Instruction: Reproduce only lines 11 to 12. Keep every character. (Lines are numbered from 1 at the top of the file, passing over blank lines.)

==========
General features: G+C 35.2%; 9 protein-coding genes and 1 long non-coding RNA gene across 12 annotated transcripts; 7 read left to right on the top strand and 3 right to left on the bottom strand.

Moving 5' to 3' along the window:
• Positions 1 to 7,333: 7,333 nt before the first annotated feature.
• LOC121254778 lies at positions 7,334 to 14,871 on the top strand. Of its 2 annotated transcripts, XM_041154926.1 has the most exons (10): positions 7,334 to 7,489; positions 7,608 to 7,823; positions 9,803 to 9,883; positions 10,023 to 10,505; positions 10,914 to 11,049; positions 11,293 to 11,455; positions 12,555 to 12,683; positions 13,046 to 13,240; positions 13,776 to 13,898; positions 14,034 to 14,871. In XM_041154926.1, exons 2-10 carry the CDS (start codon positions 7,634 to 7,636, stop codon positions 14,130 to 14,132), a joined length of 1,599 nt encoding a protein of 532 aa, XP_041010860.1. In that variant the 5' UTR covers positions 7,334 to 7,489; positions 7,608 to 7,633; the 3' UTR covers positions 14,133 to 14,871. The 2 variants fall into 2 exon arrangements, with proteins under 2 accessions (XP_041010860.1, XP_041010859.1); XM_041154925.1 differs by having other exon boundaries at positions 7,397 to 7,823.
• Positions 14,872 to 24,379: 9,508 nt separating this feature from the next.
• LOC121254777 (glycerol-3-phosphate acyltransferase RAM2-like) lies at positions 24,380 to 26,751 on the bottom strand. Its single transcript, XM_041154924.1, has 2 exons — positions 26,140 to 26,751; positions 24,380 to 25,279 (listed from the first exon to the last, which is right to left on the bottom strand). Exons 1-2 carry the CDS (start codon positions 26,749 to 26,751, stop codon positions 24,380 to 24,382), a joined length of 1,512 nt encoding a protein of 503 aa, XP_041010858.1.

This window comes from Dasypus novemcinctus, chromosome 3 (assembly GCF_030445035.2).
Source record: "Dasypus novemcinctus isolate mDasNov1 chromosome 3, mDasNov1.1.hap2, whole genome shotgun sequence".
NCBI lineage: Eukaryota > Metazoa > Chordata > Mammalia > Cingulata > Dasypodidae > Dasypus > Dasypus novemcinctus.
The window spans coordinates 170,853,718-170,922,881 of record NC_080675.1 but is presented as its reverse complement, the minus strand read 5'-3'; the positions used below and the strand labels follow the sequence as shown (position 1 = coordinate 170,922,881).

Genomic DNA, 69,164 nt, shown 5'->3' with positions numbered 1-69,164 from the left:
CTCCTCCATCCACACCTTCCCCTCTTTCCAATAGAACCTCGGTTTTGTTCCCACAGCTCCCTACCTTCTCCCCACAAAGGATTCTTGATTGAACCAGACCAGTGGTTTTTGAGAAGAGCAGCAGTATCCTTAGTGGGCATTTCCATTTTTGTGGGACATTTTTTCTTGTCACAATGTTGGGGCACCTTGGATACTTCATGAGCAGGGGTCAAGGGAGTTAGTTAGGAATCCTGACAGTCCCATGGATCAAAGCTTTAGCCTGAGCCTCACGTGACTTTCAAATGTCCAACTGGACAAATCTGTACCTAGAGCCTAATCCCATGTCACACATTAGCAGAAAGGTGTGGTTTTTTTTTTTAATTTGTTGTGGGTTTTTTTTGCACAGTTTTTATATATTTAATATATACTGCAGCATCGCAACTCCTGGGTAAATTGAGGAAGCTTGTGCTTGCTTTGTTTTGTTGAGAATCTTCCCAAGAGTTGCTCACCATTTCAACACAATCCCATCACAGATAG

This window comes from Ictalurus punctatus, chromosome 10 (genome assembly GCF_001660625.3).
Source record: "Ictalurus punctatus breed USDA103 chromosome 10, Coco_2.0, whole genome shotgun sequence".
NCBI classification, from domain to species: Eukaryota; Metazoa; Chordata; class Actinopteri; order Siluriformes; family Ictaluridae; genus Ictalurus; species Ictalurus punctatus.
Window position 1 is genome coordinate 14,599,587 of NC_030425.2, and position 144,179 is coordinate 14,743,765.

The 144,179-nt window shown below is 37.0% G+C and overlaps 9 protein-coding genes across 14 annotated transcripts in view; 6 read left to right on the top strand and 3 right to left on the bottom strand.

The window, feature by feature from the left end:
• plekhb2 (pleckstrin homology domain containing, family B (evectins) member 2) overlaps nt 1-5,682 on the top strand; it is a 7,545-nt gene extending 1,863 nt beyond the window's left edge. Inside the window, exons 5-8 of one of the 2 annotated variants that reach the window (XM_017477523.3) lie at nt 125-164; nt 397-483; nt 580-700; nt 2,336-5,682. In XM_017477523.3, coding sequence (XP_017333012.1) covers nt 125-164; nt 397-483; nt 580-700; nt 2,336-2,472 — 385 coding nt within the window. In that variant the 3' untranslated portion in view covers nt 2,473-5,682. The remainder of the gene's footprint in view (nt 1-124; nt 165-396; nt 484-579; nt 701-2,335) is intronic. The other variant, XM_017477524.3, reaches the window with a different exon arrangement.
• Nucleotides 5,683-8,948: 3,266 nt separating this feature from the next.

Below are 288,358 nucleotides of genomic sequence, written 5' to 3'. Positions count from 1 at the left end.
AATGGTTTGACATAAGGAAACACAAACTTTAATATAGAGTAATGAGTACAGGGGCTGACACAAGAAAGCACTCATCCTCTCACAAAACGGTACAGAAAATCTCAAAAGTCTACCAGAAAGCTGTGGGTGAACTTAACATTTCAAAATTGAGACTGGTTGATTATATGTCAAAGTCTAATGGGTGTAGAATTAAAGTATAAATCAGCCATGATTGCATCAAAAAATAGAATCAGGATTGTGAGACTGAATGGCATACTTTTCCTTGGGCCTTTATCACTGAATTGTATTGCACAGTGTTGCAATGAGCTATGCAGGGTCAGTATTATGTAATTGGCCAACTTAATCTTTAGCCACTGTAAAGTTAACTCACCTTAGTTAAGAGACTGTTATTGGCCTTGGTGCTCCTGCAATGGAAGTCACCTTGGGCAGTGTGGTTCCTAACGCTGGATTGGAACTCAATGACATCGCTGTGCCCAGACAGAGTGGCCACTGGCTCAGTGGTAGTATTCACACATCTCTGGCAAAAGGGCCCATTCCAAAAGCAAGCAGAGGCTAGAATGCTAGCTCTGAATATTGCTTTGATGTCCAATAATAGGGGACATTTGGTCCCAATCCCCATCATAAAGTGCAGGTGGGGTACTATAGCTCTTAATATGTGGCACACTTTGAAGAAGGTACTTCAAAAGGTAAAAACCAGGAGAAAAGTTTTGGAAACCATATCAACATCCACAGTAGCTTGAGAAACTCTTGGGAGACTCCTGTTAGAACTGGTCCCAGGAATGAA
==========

Genomic DNA, 69,164 nt, shown 5'->3' with positions numbered 1-69,164 from the left:
CTCCTCCATCCACACCTTCCCCTCTTTCCAATAGAACCTCGGTTTTGTTCCCACAGCTCCCTACCTTCTCCCCACAAAGGATTCTTGATTGAACCAGACCAGTGGTTTTTGAGAAGAGCAGCAGTATCCTTAGTGGGCATTTCCATTTTTGTGGGACATTTTTTCTTGTCACAATGTTGGGGCACCTTGGATACTTCATGAGCAGGGGTCAAGGGAGTTAGTTAGGAATCCTGACAGTCCCATGGATCAAAGCTTTAGCCTGAGCCTCACGTGACTTTCAAATGTCCAACTGGACAAATCTGTACCTAGAGCCTAATCCCATGTCACACATTAGCAGAAAGGTGTGGTTTTTTTTTTTAATTTGTTGTGGGTTTTTTTTGCACAGTTTTTATATATTTAATATATACTGCAGCATCGCAACTCCTGGGTAAATTGAGGAAGCTTGTGCTTGCTTTGTTTTGTTGAGAATCTTCCCAAGAGTTGCTCACCATTTCAACACAATCCCATCACAGATAG